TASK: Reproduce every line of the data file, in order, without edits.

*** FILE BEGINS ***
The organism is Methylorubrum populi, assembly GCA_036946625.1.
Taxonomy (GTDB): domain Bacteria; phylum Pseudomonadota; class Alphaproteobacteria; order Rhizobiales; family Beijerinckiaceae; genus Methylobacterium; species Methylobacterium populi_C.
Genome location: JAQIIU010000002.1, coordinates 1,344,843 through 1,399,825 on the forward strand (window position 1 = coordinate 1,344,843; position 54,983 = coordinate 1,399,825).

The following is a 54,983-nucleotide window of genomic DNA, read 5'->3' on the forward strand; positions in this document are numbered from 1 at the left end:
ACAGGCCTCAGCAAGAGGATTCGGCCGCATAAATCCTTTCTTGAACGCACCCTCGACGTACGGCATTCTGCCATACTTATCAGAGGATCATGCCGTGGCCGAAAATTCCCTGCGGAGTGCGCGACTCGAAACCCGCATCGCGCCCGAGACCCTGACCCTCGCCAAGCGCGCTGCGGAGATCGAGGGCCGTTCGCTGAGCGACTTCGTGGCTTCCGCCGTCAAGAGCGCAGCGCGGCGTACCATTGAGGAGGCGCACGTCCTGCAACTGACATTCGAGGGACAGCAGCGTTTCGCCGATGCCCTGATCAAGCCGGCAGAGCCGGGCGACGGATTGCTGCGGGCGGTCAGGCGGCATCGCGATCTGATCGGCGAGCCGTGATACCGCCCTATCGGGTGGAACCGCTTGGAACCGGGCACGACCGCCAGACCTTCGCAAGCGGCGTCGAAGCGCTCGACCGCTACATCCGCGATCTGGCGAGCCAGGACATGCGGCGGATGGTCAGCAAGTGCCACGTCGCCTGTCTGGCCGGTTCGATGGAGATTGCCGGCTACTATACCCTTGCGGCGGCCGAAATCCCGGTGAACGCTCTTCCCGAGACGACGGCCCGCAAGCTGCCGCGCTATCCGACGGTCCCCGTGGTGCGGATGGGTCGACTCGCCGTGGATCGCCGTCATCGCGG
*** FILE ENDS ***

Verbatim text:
The organism is Methylorubrum populi, assembly GCA_036946625.1.
Taxonomy (GTDB): domain Bacteria; phylum Pseudomonadota; class Alphaproteobacteria; order Rhizobiales; family Beijerinckiaceae; genus Methylobacterium; species Methylobacterium populi_C.
Genome location: JAQIIU010000002.1, coordinates 1,344,843 through 1,399,825 on the forward strand (window position 1 = coordinate 1,344,843; position 54,983 = coordinate 1,399,825).

The following is a 54,983-nucleotide window of genomic DNA, read 5'->3' on the forward strand; positions in this document are numbered from 1 at the left end:
ACAGGCCTCAGCAAGAGGATTCGGCCGCATAAATCCTTTCTTGAACGCACCCTCGACGTACGGCATTCTGCCATACTTATCAGAGGATCATGCCGTGGCCGAAAATTCCCTGCGGAGTGCGCGACTCGAAACCCGCATCGCGCCCGAGACCCTGACCCTCGCCAAGCGCGCTGCGGAGATCGAGGGCCGTTCGCTGAGCGACTTCGTGGCTTCCGCCGTCAAGAGCGCAGCGCGGCGTACCATTGAGGAGGCGCACGTCCTGCAACTGACATTCGAGGGACAGCAGCGTTTCGCCGATGCCCTGATCAAGCCGGCAGAGCCGGGCGACGGATTGCTGCGGGCGGTCAGGCGGCATCGCGATCTGATCGGCGAGCCGTGATACCGCCCTATCGGGTGGAACCGCTTGGAACCGGGCACGACCGCCAGACCTTCGCAAGCGGCGTCGAAGCGCTCGACCGCTACATCCGCGATCTGGCGAGCCAGGACATGCGGCGGATGGTCAGCAAGTGCCACGTCGCCTGTCTGGCCGGTTCGATGGAGATTGCCGGCTACTATACCCTTGCGGCGGCCGAAATCCCGGTGAACGCTCTTCCCGAGACGACGGCCCGCAAGCTGCCGCGCTATCCGACGGTCCCCGTGGTGCGGATGGGTCGACTCGCCGTGGATCGCCGTCATCGCGG